Now, after communion and having returned to the pew to pray and meditate, I sometimes have to put my fingers in my ears, as unobtrusively as possible, to avoid being distracted at such an important time. The key offender actually plays his guitar very well, but he ought to be in a rock band playing in a bar while people down their whiskeys.
Romeri didn’t like Chaput’s preferences for Lady GaGa music in the service.
Okay, let's see. First, the article is at the National "Catholic" (sic) REPORTER (meaning it is crap). And the last thing this fishwrap has is a "high church sensibility".
Second, who is more likely to be authentically Catholic ... Archbishop Charles Chaput or some drama queen music chief who publicizes his 'years of discontent' like this?
I am quite confident that the music for the liturgy at the outdoor Papal mass will be quite beautiful and infinitely better than what John Romeri, loved by the ncReporter, ever would have presented.
I hope you’re right. I’ve long been an admirer of Archbishop Chaput.
In my opinion, Chaput needs to return to the Latin and traditional hymns for this one time papal visit.
Spoken like a true Catholic. I prefer to sing a NEW song to the Lord.
I prefer those. Some may criticize, but there is always a sense of holiness and being “in a spacious place” when I hear them.
Abp Chaput is very orthodox in what counts, but his liturgical taste is not great. He seems somewhat charismatic-influenced, so it’s basically sentimental Christian pop and 80s stuff, from what I’ve heard. Also, he can be on the liberal side when it comes to non-Faith related things, but I guess one can agree to differ on that.
Yes, one is certainly more important than the other. As long as our Pastor says the Mass properly, and as long as he does confessions and other needed things, I can live with it. It’s the Catholic Church, even if I sometimes have to plug my ears in order to think.
He does ad lib once now in the Mass (used to be a little more often):
“Look not upon our sins, but upon the faith of your Church—the faith of each and every one of us. . . .”—he seems to be a “we are Church” sort of guy—but he’s basically very well meaning and does nothing out of line to undermine the sacraments.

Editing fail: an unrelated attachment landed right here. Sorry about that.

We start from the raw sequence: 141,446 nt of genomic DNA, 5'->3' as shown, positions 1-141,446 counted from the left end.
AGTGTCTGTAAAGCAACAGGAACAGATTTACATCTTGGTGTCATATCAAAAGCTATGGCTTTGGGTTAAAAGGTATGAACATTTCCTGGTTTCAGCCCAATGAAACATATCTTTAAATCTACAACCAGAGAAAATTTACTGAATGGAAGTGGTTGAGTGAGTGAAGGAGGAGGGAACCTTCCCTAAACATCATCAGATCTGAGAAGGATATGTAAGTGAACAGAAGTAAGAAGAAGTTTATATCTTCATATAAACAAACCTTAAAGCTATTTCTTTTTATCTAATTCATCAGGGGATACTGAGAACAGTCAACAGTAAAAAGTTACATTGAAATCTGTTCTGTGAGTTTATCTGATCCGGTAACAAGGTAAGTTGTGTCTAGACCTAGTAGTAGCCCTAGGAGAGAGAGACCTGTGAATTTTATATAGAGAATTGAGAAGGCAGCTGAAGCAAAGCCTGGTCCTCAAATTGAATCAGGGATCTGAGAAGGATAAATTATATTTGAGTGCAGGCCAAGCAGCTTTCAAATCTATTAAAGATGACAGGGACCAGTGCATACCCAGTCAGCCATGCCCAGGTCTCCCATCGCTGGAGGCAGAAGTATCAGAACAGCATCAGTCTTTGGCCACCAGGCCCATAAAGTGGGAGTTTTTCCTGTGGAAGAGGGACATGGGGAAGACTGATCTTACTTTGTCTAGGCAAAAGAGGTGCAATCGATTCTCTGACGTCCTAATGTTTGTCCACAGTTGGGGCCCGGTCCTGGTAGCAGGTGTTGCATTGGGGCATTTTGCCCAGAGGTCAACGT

True. NCR is garbage. Chaput gets my 100% support. Musicians are usually talented, sensitive and ego maniacs; music directors are worse. I wait for any Bishop or pastor with the courage to fire the ego maniacs pretending to play music at mass. I once saw a pastor fire a family of musicians from the 11:00 am mass which they had participated for about twelve years. The pastor took grief, the musicians showed their immaturity and the victory was short lived. The dad regrouped his children, found another parish and resumed dishing out pain to the parishioners. I suggest that Mr. Romeri be thankful to have a job and humble to the leader of the Church.
the guy seems like a crybaby, the archbishop is the boss, period.
“Second, who is more likely to be authentically Catholic ... Archbishop Charles Chaput or some drama queen music chief who publicizes his ‘years of discontent’ like this?”
Is that even an issue? Can’t they both be “authentically Catholic” and still disagree on music? By the way, I say that as a Latin Mass going, Gregorian Chant singing Catholic.
There are facts missing in this story:
1) Romeri served Rigali at the Cathedral Basilica of St. Louis
2) Rigali is moved to Philadelphia Archdiocese and named a Cardinal in 2003
3) Romeri follows Rigali to Philadelphia in 2010*
4) Just a year later, Cardinal Rigali resigns under the sex abuse cloud and Chaput takes his place
5) Artistic tension ensues between the Capuchin ArchBishop Chaput and Romeri.
In other words, it’s a case of very bad timing leading to very good people at cross purposes.
* “In a way, I’m following (Cardinal Justin) Rigali,” the former archbishop of St. Louis who now leads the Philadelphia archdiocese, Romeri said. “I’m really looking forward to working with him again.” St. Louis Post-Dispatch July 21, 2010.
“I prefer to sing a NEW song to the Lord.”
I prefer what is truly beautiful to offer to the Lord. “NEW” music just can’t compete with this “OLD” music:
I'm not at all confident, taking into account Francis' past papal Masses and pre-Mass extravaganzas. Maybe Romeri just couldn't stomach seeing Fly teach a bunch of bishops to clap their hands and spin around in circles like trained monkeys again. Or see the the Pope teach a bunch of innocent children to chant socialist slogans.
The above statement is quite a stretch. Cardinal Rigali submitted his resignation, as required, at the retirement age of 75. Pope Benedict did not even accept it until a year later.
What does that post have to do with papal liturgical shenanigans?